Banking system maintains capital and liquidity health in 2nd year of pandemic – Manila Bulletin

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The domestic banking sector has maintained its positive growth in terms of assets, loans, deposits, net income, exposure to money and capital markets amid the pandemic which has now lasted 21 months.

BSP Governor Benjamin E. Diokno

The Bangko Sentral ng Pilipinas (BSP) in various reports and statements by its officials led by BSP Governor Benjamin E. Diokno continues to assure the banking public that its supervised financial institutions or BSFIs are resilient enough to withstand global financial conditions stricter with the normalization of policies now that there are signs – despite the lingering uncertainties – of a post-pandemic recovery.

Diokno said that based on the central bank’s stress tests, the level of capital and liquidity in the banking system will allow the sector to cushion the impact of an asynchronous global recovery.

Leading BSP indicators point to a strong position for banks to meet the funding needs of an economy that may emerge from a pandemic-induced recession after five quarters of GDP contraction.

Banks with capital

As of mid-2021, the 46 major banks remained well capitalized with a capital adequacy ratio (CAR) of 17.6%, which was above the minimums of 10% and 8% set by the BSP and the Bank. international regulations. The last CAR was better than the 17.1% at the end of 2020.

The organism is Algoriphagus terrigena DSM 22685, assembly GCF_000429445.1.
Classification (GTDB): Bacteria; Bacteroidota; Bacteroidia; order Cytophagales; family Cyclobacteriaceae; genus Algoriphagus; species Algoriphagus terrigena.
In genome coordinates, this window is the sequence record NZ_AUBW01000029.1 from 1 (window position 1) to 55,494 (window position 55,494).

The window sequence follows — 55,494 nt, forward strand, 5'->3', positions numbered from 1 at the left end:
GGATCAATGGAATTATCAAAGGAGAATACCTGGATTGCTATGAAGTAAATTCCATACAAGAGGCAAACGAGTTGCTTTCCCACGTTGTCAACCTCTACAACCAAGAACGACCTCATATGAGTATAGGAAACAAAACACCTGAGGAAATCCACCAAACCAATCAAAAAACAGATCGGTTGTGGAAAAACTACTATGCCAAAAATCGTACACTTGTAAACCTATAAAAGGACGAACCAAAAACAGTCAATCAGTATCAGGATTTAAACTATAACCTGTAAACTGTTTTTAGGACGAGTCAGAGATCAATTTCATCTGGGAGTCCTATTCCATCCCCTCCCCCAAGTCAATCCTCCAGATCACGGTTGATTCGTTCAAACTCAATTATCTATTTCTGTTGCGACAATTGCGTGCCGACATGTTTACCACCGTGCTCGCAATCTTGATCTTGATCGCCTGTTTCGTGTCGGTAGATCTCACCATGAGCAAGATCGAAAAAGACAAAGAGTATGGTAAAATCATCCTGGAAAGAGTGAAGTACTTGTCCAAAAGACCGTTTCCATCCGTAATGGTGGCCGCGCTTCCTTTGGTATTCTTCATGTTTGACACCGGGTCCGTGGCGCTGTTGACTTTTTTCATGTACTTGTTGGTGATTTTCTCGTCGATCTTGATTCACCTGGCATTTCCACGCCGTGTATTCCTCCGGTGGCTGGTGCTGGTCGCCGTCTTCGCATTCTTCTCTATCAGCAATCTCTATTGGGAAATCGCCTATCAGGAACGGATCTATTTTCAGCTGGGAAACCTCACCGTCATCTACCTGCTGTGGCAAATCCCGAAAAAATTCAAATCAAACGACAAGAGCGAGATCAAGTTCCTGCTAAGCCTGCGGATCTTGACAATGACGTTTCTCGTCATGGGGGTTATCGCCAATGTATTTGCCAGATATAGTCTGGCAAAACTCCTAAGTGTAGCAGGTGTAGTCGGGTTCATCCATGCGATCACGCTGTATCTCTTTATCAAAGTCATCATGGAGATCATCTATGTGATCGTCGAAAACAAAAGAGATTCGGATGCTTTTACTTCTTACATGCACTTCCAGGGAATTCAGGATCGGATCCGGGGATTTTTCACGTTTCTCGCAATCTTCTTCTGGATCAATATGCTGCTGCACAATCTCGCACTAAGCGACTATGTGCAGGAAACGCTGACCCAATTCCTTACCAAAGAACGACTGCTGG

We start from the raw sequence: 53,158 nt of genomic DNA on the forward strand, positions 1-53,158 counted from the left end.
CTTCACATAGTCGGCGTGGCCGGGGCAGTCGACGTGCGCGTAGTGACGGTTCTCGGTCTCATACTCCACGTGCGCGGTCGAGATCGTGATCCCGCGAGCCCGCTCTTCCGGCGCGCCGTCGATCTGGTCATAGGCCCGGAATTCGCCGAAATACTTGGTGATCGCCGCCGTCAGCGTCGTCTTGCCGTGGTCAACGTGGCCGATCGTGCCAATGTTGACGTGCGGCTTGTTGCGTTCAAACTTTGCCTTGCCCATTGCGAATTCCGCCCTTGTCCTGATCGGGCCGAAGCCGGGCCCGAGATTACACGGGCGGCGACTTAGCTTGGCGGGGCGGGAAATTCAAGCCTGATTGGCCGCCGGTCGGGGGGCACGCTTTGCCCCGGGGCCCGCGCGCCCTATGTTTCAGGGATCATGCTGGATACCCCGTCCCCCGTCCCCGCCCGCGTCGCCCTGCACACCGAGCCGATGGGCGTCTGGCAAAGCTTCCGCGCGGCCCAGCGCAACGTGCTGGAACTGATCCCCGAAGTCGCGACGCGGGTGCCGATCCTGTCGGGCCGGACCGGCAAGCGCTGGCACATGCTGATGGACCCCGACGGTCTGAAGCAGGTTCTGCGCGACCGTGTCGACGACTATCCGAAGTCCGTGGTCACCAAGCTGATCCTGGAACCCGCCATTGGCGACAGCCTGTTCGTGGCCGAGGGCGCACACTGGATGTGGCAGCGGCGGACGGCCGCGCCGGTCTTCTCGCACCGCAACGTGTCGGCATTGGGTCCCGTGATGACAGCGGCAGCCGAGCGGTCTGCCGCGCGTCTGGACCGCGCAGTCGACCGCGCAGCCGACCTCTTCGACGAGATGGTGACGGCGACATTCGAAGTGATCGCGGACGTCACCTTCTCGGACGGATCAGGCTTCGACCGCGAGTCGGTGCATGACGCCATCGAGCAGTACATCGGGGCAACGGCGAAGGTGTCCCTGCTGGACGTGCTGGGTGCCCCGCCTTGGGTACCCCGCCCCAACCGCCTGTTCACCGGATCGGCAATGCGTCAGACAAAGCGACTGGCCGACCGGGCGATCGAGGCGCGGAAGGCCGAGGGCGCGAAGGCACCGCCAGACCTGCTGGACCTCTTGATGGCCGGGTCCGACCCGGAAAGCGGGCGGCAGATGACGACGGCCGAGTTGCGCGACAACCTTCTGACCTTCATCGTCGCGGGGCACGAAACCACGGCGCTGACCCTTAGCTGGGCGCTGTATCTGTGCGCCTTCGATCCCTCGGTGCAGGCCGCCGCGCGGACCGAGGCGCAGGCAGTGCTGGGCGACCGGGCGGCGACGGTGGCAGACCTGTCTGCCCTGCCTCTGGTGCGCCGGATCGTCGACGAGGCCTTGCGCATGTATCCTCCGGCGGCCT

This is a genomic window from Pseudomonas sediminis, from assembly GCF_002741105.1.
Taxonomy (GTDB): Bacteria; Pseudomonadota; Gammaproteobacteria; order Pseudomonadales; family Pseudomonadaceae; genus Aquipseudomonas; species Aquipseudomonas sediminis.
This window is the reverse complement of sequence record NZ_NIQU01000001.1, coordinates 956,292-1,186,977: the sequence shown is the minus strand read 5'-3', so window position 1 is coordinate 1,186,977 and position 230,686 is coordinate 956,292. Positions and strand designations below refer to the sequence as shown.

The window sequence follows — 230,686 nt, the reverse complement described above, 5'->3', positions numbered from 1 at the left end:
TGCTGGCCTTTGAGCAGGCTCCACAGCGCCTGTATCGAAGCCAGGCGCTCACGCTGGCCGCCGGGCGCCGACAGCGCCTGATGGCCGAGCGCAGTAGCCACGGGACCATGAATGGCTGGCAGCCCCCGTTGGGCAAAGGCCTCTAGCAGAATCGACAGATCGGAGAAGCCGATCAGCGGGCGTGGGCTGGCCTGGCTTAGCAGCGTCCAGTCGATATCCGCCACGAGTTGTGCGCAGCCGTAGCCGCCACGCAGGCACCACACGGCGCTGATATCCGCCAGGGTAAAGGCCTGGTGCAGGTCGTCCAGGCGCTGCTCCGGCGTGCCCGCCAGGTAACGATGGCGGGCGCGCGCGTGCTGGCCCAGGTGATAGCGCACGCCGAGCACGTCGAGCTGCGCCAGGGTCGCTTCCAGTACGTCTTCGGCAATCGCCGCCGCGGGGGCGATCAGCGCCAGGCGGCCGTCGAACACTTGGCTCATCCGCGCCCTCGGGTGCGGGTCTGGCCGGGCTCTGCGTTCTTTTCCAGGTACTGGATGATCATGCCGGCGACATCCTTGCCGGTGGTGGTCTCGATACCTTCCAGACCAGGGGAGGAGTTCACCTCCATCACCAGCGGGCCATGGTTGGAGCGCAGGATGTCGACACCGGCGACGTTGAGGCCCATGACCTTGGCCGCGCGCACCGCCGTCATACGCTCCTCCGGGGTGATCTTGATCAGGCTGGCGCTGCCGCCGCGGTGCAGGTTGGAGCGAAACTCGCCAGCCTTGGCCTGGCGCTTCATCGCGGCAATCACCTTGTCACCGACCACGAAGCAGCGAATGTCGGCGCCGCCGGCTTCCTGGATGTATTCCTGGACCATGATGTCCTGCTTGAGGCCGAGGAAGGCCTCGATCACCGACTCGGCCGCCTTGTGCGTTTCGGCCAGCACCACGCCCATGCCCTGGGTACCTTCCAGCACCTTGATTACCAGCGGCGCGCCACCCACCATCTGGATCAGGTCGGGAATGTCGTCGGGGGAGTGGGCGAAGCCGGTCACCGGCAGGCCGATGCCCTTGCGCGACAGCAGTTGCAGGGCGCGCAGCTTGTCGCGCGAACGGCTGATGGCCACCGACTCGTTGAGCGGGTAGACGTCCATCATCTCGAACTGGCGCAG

CAR is the measure of a bank’s capital health relative to its risks and liabilities. Despite the pandemic and its impact on the ability of borrowers to repay their loans, banks’ risk-taking activities were supported by adequate capital which was mostly comprised of common stock and retained earnings.

Based on central bank stress testing exercises, most banks are able to absorb losses under assumed credit impairment scenarios, as banks are proactive in ensuring that their credit risks are sufficiently funded.

As for the banks’ liquidity, they have kept sufficient buffers to meet their operating needs. The liquidity coverage ratio (LCR) of large banks was 198.4% and 196.4%, respectively, in the first half of 2021. The relatively high LCR indicates banks’ ability to fund needs in the event of liquidity shocks short term.

The big banks take the lion’s share of the capital of the banking systems with 91.1%. Savings banks represent 6.7% while rural and cooperative banks represent 2.2%.

Bad debts manageable

Banks’ impaired loans or non-performing loans (NPLs) and their ratio to the total bank loan portfolio have increased during the 21-month pandemic due to the inability of borrowers to pay their obligations since revenues and employment have been interrupted – even stopped – by containment measures. The two Bayanihan laws have also had an impact on the PNPs of banks that have been unpaid and impaired loan accounts for more than 30 days.

The high NPL and NPL ratio was, however, supported by higher loan loss provisioning which showed that despite a slowdown in economic activity, banks are well capitalized and sufficiently liquid to provide adequate amounts for loan losses. .